ERBIL (Kurdistan 24) – The European Union has adopted a new €18 million program to support stabilization efforts in areas the US-backed Syrian Democratic Forces (SDF) liberated from the so-called Islamic State in northeastern Syria.
The new program, announced on Thursday, will focus on the provision of basic services, such as water supplies and demining, within the governorates of Raqqa and Deir al-Zor.
The program will complement ongoing humanitarian and stabilization efforts by the European Union, EU member states, and other partners from the Global Coalition.
“The European Union has always been at the side of Syrians,” High Representative and Vice-President Federica Mogherini said. “Since 2011, we have mobilized around €17 billion to help Syrians affected by the conflict and their host communities.”
“In accordance with the commitments taken during the Third Brussels Conference, we are stepping up our engagement to address humanitarian needs and support stabilization in the areas liberated from [ISIS],“ she added.
“This work is essential to allow the local communities to go back to live in safety and we will never withhold our support to the Syrian people.”
Following a prolonged military offensive on the extremist group’s last remaining pocket of territory in war-torn Syria, the US-backed SDF announced victory over the Islamic State on March 23.
The EU described the military victory against the Islamic State as“an important step toward eliminating the threat of the terrorist organization in the region,” adding stabilization “remains a priority for the European Union.”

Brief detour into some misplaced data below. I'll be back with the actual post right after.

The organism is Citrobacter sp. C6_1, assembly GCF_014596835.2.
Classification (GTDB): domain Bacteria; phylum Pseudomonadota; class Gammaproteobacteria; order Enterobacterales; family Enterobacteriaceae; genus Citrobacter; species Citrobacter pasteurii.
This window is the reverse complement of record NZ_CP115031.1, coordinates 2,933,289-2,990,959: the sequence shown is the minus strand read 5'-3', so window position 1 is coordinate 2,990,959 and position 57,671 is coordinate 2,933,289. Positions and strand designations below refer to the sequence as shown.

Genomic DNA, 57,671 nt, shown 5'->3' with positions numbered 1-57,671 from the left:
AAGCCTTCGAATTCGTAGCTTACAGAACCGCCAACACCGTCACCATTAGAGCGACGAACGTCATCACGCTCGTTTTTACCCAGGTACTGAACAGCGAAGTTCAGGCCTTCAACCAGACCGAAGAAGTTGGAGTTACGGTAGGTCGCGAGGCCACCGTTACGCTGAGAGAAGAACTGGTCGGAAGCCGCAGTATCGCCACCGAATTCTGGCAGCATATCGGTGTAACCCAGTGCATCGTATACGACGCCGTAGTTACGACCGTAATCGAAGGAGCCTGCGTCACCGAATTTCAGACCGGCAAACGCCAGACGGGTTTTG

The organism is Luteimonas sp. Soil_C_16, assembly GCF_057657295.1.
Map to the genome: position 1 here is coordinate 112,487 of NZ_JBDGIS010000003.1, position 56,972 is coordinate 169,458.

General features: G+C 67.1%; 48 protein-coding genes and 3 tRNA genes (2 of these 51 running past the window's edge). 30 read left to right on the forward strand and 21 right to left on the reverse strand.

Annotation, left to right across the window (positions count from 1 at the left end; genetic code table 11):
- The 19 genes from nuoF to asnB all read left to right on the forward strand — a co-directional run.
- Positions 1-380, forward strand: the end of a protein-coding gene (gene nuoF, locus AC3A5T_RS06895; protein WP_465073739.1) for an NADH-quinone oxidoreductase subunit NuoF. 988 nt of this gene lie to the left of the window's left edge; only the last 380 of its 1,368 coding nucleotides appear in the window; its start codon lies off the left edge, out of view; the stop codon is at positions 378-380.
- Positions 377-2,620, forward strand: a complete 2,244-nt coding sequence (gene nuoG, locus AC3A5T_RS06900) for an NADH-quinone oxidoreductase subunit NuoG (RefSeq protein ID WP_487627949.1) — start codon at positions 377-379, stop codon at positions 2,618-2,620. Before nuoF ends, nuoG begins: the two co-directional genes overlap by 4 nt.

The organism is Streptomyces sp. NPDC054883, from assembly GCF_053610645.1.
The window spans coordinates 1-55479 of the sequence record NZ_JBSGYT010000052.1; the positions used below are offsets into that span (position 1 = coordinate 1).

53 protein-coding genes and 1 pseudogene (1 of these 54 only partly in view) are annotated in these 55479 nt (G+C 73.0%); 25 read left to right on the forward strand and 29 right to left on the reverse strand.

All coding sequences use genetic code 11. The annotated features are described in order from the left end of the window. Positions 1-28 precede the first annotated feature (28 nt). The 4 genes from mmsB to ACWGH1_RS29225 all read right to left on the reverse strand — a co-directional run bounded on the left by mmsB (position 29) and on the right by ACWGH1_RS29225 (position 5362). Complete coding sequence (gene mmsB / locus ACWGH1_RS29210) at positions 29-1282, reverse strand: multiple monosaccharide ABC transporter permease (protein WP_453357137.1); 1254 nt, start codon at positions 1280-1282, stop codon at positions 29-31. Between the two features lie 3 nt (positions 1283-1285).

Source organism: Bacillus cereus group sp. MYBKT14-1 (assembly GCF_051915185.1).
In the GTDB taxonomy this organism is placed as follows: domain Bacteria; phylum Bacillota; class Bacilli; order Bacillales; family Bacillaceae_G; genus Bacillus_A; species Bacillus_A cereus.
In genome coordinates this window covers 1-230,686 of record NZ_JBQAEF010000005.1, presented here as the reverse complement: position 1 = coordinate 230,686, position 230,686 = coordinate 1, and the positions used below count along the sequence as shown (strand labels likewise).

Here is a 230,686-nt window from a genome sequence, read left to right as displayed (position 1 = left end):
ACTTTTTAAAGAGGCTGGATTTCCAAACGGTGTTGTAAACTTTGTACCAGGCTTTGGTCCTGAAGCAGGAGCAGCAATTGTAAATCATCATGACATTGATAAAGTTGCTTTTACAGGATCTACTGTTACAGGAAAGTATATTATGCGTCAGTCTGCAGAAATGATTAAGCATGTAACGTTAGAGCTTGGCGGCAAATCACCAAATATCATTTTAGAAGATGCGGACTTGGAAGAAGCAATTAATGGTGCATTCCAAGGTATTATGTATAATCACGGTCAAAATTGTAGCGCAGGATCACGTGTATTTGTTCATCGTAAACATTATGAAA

The post-Islamic State local administration in Syria’s northeast needs more support to start rebuilding and provide services for people.
The city of Raqqa was almost totally destroyed after a three-month-long campaign and US-led coalition airstrikes.
The administration also needs more financial support to host thousands of Syrians displaced by the conflict in camps.
For instance, the al-Hol camp in Syria has been far over its capacity for residents and currently houses around 70,000 people, many of them women and children. Most of them fled from the recent battle in Baghouz.
In April, France said it would continue its commitment to provide humanitarian aid to displaced people in northeastern Syria with an additional one million euros (nearly $112 million) in funds.
On Friday, the Syrian Tribes Forum, a gathering of Syrian tribes, called on the international community to support reconstruction in the northeast.
“The International Community bears its responsibility, and its rapid movement for reconstruction in areas liberated from terrorism and urgently those who are in the east of the Euphrates,” the tribes said.
Editing by Karzan Sulaivany